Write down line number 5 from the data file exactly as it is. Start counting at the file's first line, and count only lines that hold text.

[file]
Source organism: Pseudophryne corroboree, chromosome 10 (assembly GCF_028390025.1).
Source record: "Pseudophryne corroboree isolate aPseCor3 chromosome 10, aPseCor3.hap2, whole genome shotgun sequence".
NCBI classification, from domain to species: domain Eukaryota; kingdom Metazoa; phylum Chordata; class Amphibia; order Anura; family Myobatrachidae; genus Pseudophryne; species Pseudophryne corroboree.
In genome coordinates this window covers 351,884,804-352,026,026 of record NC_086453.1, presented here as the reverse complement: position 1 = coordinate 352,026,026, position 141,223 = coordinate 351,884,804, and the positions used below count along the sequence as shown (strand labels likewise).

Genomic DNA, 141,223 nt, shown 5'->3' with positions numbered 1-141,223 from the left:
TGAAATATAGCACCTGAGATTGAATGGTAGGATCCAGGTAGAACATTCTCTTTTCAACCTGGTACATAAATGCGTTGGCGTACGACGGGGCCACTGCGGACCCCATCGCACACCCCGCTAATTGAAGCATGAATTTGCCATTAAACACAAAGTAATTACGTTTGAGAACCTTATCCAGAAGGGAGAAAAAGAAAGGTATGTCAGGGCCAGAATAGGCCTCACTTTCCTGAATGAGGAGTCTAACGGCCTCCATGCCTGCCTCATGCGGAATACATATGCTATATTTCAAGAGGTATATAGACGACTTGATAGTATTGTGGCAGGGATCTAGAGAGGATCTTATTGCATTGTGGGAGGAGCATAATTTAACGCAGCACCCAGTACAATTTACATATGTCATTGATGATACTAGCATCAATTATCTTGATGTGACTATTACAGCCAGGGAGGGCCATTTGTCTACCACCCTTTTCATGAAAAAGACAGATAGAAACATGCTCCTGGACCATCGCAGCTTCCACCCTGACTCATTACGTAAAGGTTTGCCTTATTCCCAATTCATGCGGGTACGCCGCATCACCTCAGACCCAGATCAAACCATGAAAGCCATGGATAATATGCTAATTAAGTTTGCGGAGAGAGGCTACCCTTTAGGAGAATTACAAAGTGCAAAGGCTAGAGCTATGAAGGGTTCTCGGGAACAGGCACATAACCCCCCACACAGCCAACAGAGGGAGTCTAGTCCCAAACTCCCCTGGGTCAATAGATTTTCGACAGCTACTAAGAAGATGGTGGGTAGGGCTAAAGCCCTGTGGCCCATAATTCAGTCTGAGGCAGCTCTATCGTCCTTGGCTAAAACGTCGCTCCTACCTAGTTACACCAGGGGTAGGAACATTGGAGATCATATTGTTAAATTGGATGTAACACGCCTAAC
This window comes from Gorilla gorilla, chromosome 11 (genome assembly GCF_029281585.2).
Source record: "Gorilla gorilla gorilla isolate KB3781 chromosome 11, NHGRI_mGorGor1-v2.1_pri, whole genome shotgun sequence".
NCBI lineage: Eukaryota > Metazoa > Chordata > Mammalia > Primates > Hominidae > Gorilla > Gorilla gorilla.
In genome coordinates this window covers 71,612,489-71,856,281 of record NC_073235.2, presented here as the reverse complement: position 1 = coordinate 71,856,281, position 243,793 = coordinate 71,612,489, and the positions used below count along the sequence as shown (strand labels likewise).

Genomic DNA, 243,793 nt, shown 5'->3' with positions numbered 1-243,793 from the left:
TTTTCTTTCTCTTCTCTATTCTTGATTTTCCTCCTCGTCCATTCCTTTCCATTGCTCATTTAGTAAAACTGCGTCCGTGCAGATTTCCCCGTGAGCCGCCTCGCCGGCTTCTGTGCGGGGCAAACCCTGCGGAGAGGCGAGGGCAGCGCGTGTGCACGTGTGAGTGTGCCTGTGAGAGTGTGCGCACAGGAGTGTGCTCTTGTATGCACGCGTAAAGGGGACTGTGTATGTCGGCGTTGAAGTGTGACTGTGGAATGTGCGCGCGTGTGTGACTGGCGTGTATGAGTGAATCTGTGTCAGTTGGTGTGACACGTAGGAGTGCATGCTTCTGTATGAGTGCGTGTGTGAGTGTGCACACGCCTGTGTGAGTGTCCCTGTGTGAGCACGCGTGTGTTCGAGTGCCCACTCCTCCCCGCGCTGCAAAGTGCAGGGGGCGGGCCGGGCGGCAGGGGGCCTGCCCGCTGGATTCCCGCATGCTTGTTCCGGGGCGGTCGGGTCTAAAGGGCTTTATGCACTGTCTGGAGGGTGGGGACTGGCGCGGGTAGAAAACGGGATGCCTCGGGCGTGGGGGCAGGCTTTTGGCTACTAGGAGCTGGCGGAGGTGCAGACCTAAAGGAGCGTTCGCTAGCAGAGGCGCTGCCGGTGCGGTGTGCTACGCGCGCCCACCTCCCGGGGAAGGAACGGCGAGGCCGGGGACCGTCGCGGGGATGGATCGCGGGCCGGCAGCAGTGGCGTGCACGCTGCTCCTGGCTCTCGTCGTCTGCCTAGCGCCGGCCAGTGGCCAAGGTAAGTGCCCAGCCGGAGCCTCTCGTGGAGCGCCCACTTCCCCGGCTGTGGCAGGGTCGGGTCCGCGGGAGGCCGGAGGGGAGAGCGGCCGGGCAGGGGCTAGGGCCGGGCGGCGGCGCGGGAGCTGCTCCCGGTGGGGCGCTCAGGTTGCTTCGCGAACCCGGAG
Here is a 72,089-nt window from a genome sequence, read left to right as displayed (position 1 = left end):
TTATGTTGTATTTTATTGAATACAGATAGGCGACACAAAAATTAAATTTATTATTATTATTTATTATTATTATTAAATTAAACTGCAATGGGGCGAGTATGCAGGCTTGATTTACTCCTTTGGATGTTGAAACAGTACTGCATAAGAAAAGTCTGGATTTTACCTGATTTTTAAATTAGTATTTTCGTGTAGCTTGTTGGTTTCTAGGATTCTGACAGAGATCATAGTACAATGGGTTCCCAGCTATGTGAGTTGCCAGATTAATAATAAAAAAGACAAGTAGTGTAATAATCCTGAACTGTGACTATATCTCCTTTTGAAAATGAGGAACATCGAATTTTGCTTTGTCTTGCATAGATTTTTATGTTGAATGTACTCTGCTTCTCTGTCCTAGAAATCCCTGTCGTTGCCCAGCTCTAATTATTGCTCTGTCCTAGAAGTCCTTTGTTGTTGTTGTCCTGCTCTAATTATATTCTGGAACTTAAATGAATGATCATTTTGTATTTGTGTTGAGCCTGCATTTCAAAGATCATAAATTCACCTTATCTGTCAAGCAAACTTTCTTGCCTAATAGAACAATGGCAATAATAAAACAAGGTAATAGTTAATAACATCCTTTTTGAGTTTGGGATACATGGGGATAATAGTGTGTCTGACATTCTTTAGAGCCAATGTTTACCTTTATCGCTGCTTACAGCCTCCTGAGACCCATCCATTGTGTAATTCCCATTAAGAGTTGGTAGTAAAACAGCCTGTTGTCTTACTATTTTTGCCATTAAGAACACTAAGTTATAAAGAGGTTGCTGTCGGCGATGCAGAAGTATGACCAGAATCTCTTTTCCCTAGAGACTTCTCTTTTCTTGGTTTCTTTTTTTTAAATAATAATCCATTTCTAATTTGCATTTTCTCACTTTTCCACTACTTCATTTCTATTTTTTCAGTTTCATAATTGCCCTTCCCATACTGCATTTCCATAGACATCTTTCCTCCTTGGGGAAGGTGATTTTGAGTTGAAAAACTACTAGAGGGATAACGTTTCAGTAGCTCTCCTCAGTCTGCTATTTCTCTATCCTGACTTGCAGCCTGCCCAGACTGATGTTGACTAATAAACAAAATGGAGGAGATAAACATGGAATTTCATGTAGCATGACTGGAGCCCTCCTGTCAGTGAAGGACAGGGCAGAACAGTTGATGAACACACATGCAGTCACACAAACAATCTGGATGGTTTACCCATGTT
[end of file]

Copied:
Genomic DNA, 141,223 nt, shown 5'->3' with positions numbered 1-141,223 from the left: